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Re: [SECURITY] Re: PATCH: rm -rf and readdir bug in coreutils-6.7

From: Mikulas Patocka
Subject: Re: [SECURITY] Re: PATCH: rm -rf and readdir bug in coreutils-6.7
Date: Wed, 20 Dec 2006 21:16:17 +0100 (CET)

Mikulas Patocka <address@hidden> writes:

They have 32-bit ino_t but 64-bit stat64.st_ino
(stat64 has unsigned long long st_ino) --- although kernel has the
deficiency that it can pass only 32-bit values to it --- BTW. can you
accept that fact that sizeof(st_ino) > sizeof(ino_t) in coreutils?
(although it violates standard).

Glibc is actually OK --- without #define _FILE_OFFSET_BITS 64 it defines ino_t 32-bit and st_ino 32 too and with #define _FILE_OFFSET_BITS 64 it defines ino_t 64-bit and st_ino 64-bit too.

Because you are already using _FILE_OFFSET_BITS 64, there shouldn't be a problem --- now only kernel needs to be persuaded to return 64-bit inodes.


No, that breaks coreutils.  Such operating systems are obviously
broken, anyway.  If a program uses the large-file interface and inode
numbers are 64 bits, then ino_t should be 64 bits.

It should be fairly easy to work around such a bug by discarding the
system-supplied ino_t and replacing it, e.g., with something like this
in user code:


If you can write some Autoconfish stuff to #define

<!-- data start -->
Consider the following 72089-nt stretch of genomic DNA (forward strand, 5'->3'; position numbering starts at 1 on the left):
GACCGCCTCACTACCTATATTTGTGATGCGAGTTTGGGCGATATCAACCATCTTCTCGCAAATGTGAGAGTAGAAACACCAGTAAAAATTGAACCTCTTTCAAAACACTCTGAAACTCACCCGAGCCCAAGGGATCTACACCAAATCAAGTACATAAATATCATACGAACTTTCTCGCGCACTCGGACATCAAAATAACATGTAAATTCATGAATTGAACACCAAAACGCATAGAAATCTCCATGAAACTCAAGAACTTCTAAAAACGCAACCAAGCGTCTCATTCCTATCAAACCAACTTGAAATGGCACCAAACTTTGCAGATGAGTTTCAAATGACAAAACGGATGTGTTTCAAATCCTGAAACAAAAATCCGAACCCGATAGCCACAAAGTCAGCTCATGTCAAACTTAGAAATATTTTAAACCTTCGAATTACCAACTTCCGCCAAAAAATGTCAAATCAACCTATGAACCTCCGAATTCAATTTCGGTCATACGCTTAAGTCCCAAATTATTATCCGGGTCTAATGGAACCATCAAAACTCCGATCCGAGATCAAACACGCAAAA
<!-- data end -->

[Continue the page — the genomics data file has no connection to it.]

INO_T_REPLACEMENT_TYPE in config.h, I'm sure we'd accept it.  This
would be a simple fix.

But a better fix, obviously, is to fix those broken operating systems,
whatever they are.  Having an incorrect ino_t breaks lots of programs,
not just coreutils.

One thought: perhaps we should have a coreutils test that st_ino and
ino_t are the same type?  We could put something like this into the
coreutils 'configure' file:

   struct stat st;
   ino_t *p = &st.st_ino;

This would catch the broken operating systems at compile time, rather
than at run time.  Perhaps you can make this part of the

Another possibility to fix it (without rewriting the whole algorithm)
would be to compare not only st_ino and st_dev but also st_uid and st_gid
in macro SAME_INODE

I'd rather not head this direction.  Aside from the performance
issues, it means an attacker can mess up your 'rm -fr' by chgrp'ing
one of your files while rm is operating.  Let's fix the real problem

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